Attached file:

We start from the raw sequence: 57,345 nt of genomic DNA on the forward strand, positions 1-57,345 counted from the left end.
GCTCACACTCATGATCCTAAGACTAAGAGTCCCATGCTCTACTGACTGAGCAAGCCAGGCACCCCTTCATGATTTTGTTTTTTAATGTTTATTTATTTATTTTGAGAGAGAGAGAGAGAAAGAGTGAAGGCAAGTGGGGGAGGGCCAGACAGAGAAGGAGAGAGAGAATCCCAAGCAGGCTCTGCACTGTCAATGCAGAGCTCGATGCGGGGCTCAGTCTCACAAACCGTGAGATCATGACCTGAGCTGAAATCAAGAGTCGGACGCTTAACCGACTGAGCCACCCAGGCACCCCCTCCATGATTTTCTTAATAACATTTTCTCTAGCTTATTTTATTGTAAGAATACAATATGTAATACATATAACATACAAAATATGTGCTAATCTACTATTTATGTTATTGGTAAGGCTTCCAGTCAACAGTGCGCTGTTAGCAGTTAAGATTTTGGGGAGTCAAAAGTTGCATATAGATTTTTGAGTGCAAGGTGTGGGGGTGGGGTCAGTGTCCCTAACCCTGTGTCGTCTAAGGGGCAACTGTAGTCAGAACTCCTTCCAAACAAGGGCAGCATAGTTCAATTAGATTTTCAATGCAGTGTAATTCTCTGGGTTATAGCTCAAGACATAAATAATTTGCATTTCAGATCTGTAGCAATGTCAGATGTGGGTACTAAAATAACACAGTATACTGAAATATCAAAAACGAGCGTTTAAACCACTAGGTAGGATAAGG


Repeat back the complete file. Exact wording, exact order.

We start from the raw sequence: 57,345 nt of genomic DNA on the forward strand, positions 1-57,345 counted from the left end.
GCTCACACTCATGATCCTAAGACTAAGAGTCCCATGCTCTACTGACTGAGCAAGCCAGGCACCCCTTCATGATTTTGTTTTTTAATGTTTATTTATTTATTTTGAGAGAGAGAGAGAGAAAGAGTGAAGGCAAGTGGGGGAGGGCCAGACAGAGAAGGAGAGAGAGAATCCCAAGCAGGCTCTGCACTGTCAATGCAGAGCTCGATGCGGGGCTCAGTCTCACAAACCGTGAGATCATGACCTGAGCTGAAATCAAGAGTCGGACGCTTAACCGACTGAGCCACCCAGGCACCCCCTCCATGATTTTCTTAATAACATTTTCTCTAGCTTATTTTATTGTAAGAATACAATATGTAATACATATAACATACAAAATATGTGCTAATCTACTATTTATGTTATTGGTAAGGCTTCCAGTCAACAGTGCGCTGTTAGCAGTTAAGATTTTGGGGAGTCAAAAGTTGCATATAGATTTTTGAGTGCAAGGTGTGGGGGTGGGGTCAGTGTCCCTAACCCTGTGTCGTCTAAGGGGCAACTGTAGTCAGAACTCCTTCCAAACAAGGGCAGCATAGTTCAATTAGATTTTCAATGCAGTGTAATTCTCTGGGTTATAGCTCAAGACATAAATAATTTGCATTTCAGATCTGTAGCAATGTCAGATGTGGGTACTAAAATAACACAGTATACTGAAATATCAAAAACGAGCGTTTAAACCACTAGGTAGGATAAGG